Nonferrous grades of scrap metal have been moving up at a slightly narrower trading range over the first few months of 2013. Despite the slightly muted movement of the metal, the market for copper and aluminium could see some modest resurgence in price and demand through most of 2013.
The overall improvement in copper, aluminium and other nonferrous metals are being propelled by an improving U.S. economy, as well as perceived growth in China’s economy. Adding to the general optimism, by the middle of February Chinese industry was to return from its Lunar New Year holiday.
The improvement could take hold despite continued problems with the European economy. The well documented economic problems throughout Southern Europe could expand to other parts of the continent. One recent report notes that Germany, the largest European economy, saw its GDP decline in the final quarter of 2012, according to Reuters. France, owner of another major European economy, also saw a decline in its GDP during the fourth quarter of 2012.
The result, according to some commodity watchers, is a European economy that will likely struggle for at least one more quarter before finding better footing. With that in mind, some of the base metals will be under pressure and may not see a sharp upswing in prices until later in the second quarter of 2013.
For copper, a key indicator to show the direction of the metal will be China’s purchasing power. A number of optimists feel that China’s new leaders will inject significant capital to ensure the Chinese economy continues to grow at a 7% to 8% level.
For copper, this could be significant news. The country consumes around 40% of the world’s copper, meaning that its buying patterns will likely play a significant role in the overall market’s direction.
A challenge, several scrap metal recyclers have noted, is that the supply of copper scrap to meet any new demands will be limited, especially out of Europe. With less copper scrap available, European consumers could be hard-pressed to fill their inventories.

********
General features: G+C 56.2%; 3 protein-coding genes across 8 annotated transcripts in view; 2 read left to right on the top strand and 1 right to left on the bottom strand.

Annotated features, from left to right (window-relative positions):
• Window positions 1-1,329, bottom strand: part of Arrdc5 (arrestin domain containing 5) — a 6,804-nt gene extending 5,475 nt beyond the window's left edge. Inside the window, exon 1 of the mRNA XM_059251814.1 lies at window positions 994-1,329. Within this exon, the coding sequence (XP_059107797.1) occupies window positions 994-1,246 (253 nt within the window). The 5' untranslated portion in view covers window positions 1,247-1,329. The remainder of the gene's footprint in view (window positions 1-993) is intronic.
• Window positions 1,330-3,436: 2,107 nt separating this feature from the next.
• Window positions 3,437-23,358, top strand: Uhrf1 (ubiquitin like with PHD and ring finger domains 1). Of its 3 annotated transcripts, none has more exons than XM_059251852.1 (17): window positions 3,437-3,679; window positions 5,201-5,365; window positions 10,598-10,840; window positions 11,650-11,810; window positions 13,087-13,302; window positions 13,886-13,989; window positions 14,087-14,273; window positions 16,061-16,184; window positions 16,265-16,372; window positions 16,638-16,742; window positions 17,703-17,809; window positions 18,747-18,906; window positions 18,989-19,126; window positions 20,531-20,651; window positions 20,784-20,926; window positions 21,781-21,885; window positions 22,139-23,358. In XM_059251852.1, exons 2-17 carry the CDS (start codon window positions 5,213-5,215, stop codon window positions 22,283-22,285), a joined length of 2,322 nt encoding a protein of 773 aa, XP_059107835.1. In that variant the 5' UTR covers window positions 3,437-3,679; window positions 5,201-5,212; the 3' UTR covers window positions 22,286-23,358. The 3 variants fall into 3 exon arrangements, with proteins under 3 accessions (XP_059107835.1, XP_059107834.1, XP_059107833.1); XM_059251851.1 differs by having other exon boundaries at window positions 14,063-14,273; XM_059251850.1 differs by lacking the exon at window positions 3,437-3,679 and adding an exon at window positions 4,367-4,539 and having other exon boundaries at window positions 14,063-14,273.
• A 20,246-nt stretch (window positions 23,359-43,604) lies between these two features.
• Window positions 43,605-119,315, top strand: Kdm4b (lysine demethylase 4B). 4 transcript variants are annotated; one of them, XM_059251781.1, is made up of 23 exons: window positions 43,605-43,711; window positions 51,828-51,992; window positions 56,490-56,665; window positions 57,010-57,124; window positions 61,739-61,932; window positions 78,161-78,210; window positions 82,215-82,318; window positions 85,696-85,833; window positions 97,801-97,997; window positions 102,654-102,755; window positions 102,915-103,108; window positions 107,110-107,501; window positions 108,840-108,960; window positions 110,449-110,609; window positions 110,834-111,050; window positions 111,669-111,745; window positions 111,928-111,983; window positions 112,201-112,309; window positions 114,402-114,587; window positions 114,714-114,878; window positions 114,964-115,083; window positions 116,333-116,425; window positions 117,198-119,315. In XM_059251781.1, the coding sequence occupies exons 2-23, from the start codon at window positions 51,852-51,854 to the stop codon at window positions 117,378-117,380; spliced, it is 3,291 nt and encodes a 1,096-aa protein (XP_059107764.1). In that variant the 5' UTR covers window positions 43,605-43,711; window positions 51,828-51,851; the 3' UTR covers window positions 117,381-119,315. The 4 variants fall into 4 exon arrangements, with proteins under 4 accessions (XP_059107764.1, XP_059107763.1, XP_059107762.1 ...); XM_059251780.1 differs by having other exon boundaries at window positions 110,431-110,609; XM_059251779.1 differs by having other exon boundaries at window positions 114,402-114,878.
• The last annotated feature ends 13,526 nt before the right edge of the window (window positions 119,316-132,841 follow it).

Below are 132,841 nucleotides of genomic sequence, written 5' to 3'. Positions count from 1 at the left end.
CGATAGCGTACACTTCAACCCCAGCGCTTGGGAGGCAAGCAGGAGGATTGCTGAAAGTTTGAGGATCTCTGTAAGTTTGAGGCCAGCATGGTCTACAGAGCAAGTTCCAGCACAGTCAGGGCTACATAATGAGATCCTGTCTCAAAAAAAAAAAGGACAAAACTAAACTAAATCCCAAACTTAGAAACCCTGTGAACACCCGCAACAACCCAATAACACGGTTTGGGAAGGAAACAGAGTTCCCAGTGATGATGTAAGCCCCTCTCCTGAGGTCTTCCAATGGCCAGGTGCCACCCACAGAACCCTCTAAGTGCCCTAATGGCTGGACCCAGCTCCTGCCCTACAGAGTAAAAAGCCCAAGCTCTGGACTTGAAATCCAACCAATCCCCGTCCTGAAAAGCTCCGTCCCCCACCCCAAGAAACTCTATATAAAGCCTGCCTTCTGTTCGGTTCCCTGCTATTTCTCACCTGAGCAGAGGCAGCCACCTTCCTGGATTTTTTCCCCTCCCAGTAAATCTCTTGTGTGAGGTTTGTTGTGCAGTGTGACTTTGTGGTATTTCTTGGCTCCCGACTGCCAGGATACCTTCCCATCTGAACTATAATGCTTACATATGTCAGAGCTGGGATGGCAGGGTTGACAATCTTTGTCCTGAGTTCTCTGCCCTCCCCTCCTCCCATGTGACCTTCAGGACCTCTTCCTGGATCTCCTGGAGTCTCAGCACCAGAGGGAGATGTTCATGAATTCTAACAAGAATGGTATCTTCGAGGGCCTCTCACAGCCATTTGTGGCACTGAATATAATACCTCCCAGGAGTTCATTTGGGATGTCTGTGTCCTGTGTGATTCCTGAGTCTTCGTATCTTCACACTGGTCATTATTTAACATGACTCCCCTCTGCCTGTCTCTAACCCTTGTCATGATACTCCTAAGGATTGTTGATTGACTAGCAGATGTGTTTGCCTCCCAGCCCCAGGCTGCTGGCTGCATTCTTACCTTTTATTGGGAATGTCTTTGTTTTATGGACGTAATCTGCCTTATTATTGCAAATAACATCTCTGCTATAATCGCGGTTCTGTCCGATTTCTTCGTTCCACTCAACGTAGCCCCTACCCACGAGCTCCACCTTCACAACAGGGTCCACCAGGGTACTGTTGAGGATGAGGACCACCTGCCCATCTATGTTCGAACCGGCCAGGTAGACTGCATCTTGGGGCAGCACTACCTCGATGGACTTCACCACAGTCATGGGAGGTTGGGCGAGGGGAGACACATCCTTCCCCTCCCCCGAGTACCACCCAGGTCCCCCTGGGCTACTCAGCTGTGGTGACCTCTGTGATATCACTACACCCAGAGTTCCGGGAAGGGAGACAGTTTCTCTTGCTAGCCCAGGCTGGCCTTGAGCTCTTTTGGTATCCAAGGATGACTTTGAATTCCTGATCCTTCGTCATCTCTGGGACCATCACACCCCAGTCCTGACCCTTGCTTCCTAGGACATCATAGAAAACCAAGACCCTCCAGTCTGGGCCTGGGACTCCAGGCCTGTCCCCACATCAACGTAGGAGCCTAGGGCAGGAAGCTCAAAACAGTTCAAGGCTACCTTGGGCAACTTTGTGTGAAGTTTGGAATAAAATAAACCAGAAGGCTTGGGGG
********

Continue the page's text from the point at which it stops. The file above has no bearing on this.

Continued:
The United States also could help prop up global markets for a host of nonferrous metals. Copper and aluminium both could benefit from a healthier U.S. economy.
Some copper forecasters are less sure that the Chinese economy will continue to grow at its present pace. Sources who feel that copper could begin a slide note that the Beijing government could announce policies cooling off the property market.
Europe, most often referred to for its struggling economy, is showing some positive indications. Norsk Hydro, a large Europe-based aluminium producer, recently announced that it expects to see aluminium production continue to recover through 2013 after bottoming out in 2012.
In an interview with CNBC, Jorgon Rostrop, Norsk Hydro’s chief financial officer, expressed confidence that aluminium markets are showing signs of improvement. While recognizing that Europe continues to struggle, economic improvements in China and the United States will help strengthen aluminium markets, he says.
The Norwegian company, one of the largest aluminium producers in the world, said that in 2013 it anticipates global primary aluminium demand outside of China will increase by 2% to 4 % against a 1% rise in 2012.
In a recent interview with Dow Jones, Norsk Hydro’s CEO Svein Richard Brandtzaeg said, “The market (for aluminium) has been in overcapacity for quite some years, but we expect it to be in better balance this year.” Towards the end of last year, aluminium’s market surplus was already starting to decrease, he said.
“The appetite for new investments [in production] has depleted due to low profitability in this industry and I think what the industry faces now is a better supply/demand balance,” he said.
While scrap processors throughout Europe are moderately optimistic about the market for nonferrous metals later this year, several issues are becoming more pressing. Many scrap metal recyclers on the continent say the generation of new supply continues to present challenges, as it has for several years. Industrial scrap generation continues to decline as manufacturing throughout Europe continues to run at less than optimum figures.
While there are overall signs that the global economy is improving, the exchange markets may already have priced in the improvement, which means the upside for price appreciation may be limited in the near term.